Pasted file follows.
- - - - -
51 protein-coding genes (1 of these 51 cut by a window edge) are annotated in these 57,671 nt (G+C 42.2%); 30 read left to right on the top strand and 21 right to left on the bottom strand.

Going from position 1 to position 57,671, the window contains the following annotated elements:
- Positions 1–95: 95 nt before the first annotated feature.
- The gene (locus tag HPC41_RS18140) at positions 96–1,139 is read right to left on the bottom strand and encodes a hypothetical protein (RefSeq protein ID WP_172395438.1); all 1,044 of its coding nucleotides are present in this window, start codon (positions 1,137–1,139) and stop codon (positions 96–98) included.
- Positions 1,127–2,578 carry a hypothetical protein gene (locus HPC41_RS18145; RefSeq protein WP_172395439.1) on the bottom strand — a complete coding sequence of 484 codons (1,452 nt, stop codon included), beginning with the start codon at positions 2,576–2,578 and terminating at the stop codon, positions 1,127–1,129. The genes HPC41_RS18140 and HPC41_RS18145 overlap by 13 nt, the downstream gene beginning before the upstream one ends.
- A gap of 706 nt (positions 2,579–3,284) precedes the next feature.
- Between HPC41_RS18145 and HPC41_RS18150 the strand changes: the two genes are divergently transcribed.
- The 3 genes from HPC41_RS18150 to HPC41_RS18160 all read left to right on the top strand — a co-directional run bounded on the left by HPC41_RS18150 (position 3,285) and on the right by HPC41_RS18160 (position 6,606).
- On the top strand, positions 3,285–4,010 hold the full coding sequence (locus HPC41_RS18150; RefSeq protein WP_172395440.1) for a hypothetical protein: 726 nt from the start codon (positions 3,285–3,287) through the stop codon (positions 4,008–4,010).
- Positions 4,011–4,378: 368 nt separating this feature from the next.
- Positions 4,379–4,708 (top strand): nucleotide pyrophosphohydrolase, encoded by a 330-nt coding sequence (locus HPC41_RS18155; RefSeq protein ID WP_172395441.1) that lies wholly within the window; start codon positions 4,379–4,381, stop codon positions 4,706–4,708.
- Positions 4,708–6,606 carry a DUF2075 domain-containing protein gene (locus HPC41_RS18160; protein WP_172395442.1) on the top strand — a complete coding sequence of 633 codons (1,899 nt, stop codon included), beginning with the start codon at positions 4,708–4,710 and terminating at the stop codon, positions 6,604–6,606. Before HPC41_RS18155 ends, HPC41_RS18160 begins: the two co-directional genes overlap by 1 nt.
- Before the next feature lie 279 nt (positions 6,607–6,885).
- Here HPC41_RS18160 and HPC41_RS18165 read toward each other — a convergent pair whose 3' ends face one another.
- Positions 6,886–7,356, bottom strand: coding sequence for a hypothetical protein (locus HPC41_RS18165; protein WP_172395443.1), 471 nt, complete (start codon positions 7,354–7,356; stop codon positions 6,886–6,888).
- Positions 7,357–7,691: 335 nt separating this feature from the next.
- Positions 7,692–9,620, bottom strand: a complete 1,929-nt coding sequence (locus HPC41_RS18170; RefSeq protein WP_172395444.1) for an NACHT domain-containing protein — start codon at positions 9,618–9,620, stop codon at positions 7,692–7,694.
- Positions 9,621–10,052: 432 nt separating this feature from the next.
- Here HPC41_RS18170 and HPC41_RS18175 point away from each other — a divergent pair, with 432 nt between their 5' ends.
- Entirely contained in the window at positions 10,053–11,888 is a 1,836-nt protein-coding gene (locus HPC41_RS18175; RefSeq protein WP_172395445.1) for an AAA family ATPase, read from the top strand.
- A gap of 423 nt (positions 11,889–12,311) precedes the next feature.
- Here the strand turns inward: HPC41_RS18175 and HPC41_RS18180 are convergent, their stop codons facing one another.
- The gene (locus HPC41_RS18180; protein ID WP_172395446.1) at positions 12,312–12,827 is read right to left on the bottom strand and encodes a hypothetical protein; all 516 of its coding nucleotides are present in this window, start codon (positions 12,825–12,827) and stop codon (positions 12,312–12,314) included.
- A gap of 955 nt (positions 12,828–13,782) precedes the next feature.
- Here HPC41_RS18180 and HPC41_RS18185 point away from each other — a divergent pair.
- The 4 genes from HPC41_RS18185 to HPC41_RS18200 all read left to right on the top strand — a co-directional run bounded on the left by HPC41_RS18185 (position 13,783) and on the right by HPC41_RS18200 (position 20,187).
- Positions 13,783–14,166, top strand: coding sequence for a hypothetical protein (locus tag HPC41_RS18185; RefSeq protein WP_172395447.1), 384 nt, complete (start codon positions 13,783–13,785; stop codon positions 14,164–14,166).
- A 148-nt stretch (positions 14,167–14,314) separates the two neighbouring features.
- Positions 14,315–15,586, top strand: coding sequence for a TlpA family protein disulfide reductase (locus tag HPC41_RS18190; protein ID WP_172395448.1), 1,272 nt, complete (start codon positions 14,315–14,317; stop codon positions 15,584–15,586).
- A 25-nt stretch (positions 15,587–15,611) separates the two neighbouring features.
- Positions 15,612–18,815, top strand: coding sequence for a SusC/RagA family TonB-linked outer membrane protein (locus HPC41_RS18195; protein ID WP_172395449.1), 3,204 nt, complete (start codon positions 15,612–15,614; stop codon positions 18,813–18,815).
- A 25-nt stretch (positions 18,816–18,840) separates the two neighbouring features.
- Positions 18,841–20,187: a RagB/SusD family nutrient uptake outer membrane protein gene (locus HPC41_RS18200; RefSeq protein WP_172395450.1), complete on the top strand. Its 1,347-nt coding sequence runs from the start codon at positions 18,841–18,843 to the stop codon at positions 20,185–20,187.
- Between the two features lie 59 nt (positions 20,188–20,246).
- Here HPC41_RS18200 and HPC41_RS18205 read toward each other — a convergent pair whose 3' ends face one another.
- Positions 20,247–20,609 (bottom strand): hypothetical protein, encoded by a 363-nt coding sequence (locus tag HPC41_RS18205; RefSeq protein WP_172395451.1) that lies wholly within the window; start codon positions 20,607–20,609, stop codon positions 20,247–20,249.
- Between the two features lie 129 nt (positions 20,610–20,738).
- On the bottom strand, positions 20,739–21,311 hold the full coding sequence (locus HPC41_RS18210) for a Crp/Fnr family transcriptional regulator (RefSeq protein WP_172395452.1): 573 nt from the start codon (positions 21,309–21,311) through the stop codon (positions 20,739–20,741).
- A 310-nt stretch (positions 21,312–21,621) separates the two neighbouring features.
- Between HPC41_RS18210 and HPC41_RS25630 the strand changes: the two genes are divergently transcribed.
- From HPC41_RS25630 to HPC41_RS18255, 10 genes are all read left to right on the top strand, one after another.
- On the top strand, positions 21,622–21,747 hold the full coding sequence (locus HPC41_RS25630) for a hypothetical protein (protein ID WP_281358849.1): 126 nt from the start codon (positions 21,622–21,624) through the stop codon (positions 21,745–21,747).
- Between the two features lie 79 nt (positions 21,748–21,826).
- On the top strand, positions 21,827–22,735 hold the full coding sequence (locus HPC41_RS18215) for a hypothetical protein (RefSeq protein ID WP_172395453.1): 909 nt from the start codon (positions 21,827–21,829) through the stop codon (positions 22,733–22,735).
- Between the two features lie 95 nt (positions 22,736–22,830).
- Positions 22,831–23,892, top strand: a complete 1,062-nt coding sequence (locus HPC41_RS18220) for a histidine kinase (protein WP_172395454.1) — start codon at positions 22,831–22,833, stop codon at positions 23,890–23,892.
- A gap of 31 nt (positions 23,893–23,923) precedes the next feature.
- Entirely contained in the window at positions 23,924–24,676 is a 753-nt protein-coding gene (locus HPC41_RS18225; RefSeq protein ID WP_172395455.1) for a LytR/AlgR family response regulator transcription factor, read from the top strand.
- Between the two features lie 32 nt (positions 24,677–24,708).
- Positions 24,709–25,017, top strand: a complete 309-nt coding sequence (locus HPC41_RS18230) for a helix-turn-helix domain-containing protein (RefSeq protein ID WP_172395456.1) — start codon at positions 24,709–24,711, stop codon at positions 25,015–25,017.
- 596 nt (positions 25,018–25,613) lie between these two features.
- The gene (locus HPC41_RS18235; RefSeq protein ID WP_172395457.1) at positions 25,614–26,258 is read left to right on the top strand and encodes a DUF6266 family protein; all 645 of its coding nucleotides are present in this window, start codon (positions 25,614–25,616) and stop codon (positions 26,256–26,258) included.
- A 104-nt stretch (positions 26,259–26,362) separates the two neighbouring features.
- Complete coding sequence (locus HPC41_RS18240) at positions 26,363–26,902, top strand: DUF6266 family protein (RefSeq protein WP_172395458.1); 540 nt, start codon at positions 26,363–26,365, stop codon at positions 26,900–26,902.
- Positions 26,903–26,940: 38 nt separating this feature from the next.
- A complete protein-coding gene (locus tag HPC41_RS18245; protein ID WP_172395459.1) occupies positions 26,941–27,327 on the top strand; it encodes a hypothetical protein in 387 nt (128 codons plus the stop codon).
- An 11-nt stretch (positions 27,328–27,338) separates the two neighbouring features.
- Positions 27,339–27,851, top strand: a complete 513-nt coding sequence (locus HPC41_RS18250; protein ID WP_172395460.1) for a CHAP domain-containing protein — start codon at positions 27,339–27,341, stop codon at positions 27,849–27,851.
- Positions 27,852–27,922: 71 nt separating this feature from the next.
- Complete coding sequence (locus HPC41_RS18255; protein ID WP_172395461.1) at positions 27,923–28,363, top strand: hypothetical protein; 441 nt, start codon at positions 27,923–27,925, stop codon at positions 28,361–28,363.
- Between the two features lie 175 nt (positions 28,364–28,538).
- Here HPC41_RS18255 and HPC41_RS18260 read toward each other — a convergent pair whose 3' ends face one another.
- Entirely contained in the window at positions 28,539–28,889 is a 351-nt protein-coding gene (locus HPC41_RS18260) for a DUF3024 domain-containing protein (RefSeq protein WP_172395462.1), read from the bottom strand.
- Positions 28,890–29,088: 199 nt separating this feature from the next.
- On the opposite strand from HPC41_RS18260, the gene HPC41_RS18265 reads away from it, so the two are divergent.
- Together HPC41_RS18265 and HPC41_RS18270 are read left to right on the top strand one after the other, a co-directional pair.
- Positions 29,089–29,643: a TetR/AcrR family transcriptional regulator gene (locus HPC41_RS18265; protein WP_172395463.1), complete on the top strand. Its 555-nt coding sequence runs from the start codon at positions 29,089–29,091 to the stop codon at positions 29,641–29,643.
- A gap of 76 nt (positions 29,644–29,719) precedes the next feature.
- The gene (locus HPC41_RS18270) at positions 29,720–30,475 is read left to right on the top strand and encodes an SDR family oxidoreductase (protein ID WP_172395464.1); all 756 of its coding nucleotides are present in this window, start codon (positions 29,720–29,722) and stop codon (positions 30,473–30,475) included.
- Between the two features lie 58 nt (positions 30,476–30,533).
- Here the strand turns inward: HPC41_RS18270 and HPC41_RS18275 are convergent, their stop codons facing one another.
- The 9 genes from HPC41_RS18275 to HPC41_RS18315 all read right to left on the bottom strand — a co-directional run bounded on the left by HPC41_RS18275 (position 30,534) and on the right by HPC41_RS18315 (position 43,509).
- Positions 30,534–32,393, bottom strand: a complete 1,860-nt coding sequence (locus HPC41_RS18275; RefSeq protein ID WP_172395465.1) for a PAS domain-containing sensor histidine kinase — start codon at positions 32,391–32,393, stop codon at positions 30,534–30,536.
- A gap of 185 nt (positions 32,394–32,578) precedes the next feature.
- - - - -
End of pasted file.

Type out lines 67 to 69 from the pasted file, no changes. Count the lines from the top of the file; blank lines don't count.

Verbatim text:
- Positions 29,089–29,643: a TetR/AcrR family transcriptional regulator gene (locus HPC41_RS18265; protein WP_172395463.1), complete on the top strand. Its 555-nt coding sequence runs from the start codon at positions 29,089–29,091 to the stop codon at positions 29,641–29,643.
- A gap of 76 nt (positions 29,644–29,719) precedes the next feature.
- The gene (locus HPC41_RS18270) at positions 29,720–30,475 is read left to right on the top strand and encodes an SDR family oxidoreductase (protein ID WP_172395464.1); all 756 of its coding nucleotides are present in this window, start codon (positions 29,720–29,722) and stop codon (positions 30,473–30,475) included.